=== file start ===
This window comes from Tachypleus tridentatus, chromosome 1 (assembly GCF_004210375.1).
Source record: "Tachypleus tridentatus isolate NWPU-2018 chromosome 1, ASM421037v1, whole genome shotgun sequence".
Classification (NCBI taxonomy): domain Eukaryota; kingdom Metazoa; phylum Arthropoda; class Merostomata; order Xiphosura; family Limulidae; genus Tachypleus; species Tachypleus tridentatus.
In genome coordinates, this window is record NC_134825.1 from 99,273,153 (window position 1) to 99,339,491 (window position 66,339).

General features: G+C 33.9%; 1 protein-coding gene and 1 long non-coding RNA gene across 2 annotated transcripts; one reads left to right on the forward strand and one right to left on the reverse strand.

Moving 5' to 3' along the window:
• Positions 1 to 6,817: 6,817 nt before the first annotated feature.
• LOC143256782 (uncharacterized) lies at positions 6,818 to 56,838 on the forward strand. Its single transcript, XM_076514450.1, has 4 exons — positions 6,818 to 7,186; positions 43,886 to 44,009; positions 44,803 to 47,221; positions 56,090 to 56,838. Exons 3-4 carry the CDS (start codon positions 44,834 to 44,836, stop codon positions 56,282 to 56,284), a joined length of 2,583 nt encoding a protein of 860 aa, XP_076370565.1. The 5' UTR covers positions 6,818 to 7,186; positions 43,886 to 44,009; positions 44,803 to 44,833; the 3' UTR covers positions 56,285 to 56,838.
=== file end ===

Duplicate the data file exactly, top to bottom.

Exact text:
This window comes from Tachypleus tridentatus, chromosome 1 (assembly GCF_004210375.1).
Source record: "Tachypleus tridentatus isolate NWPU-2018 chromosome 1, ASM421037v1, whole genome shotgun sequence".
Classification (NCBI taxonomy): domain Eukaryota; kingdom Metazoa; phylum Arthropoda; class Merostomata; order Xiphosura; family Limulidae; genus Tachypleus; species Tachypleus tridentatus.
In genome coordinates, this window is record NC_134825.1 from 99,273,153 (window position 1) to 99,339,491 (window position 66,339).

General features: G+C 33.9%; 1 protein-coding gene and 1 long non-coding RNA gene across 2 annotated transcripts; one reads left to right on the forward strand and one right to left on the reverse strand.

Moving 5' to 3' along the window:
• Positions 1 to 6,817: 6,817 nt before the first annotated feature.
• LOC143256782 (uncharacterized) lies at positions 6,818 to 56,838 on the forward strand. Its single transcript, XM_076514450.1, has 4 exons — positions 6,818 to 7,186; positions 43,886 to 44,009; positions 44,803 to 47,221; positions 56,090 to 56,838. Exons 3-4 carry the CDS (start codon positions 44,834 to 44,836, stop codon positions 56,282 to 56,284), a joined length of 2,583 nt encoding a protein of 860 aa, XP_076370565.1. The 5' UTR covers positions 6,818 to 7,186; positions 43,886 to 44,009; positions 44,803 to 44,833; the 3' UTR covers positions 56,285 to 56,838.